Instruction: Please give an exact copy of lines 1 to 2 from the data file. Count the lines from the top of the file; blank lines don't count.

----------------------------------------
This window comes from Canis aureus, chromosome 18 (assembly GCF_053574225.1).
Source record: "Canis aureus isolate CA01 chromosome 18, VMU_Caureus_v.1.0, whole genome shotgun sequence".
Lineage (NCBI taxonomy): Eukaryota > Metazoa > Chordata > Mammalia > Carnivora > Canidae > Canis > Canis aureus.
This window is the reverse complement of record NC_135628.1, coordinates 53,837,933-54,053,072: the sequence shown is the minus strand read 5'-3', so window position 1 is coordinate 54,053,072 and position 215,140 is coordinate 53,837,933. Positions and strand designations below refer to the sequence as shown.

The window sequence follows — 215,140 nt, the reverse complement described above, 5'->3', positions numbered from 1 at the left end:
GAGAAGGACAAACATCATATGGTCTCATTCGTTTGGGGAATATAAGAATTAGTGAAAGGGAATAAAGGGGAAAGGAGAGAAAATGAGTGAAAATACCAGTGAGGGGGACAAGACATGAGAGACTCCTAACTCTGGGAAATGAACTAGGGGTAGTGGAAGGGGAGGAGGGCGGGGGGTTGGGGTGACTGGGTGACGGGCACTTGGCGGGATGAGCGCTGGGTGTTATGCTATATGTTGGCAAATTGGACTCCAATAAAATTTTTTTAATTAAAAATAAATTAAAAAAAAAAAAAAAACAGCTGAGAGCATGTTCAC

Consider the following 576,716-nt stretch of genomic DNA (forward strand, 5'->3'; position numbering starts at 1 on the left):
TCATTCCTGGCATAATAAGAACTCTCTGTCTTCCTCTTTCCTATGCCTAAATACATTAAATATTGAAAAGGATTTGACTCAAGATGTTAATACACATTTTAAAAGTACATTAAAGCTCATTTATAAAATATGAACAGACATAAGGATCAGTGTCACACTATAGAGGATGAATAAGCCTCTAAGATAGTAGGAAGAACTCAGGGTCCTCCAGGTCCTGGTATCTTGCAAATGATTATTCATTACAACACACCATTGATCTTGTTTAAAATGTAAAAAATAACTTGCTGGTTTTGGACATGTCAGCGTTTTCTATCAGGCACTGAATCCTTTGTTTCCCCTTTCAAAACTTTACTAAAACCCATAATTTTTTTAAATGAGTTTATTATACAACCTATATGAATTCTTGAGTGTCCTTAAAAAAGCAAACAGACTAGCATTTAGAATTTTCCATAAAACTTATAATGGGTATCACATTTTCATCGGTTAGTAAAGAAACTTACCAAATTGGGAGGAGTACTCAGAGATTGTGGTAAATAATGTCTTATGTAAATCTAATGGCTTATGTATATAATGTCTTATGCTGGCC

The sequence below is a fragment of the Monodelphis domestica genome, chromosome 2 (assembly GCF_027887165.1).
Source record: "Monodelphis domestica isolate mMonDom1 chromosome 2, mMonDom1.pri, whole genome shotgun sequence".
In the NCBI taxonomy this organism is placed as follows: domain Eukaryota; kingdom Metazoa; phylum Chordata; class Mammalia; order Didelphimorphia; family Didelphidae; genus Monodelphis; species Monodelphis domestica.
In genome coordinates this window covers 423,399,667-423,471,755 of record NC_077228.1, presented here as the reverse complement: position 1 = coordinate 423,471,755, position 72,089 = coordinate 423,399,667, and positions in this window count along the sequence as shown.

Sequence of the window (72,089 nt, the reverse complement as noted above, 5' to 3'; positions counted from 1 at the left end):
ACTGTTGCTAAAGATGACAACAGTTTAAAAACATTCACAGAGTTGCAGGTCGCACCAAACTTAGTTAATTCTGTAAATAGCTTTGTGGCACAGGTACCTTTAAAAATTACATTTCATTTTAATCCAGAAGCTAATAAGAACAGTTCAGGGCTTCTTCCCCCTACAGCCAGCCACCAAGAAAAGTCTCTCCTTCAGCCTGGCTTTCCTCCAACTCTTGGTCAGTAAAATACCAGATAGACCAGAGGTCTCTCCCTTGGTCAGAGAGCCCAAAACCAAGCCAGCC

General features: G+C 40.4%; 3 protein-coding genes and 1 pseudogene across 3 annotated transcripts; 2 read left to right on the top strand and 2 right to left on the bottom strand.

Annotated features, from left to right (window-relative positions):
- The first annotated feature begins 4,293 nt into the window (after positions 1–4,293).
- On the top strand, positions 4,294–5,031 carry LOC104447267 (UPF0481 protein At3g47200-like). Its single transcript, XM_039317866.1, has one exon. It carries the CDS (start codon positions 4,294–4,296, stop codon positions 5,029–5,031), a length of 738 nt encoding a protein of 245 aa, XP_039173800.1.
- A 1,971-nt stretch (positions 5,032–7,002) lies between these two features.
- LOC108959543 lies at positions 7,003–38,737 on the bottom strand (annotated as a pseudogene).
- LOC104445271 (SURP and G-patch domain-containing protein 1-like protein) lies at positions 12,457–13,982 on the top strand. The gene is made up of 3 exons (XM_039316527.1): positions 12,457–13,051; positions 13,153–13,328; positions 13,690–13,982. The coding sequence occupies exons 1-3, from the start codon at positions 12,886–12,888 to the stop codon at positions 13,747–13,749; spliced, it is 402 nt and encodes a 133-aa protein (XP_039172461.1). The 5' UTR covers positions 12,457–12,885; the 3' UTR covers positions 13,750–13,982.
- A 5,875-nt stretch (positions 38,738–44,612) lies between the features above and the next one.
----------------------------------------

This window comes from Canis aureus, chromosome 18 (assembly GCF_053574225.1).
Source record: "Canis aureus isolate CA01 chromosome 18, VMU_Caureus_v.1.0, whole genome shotgun sequence".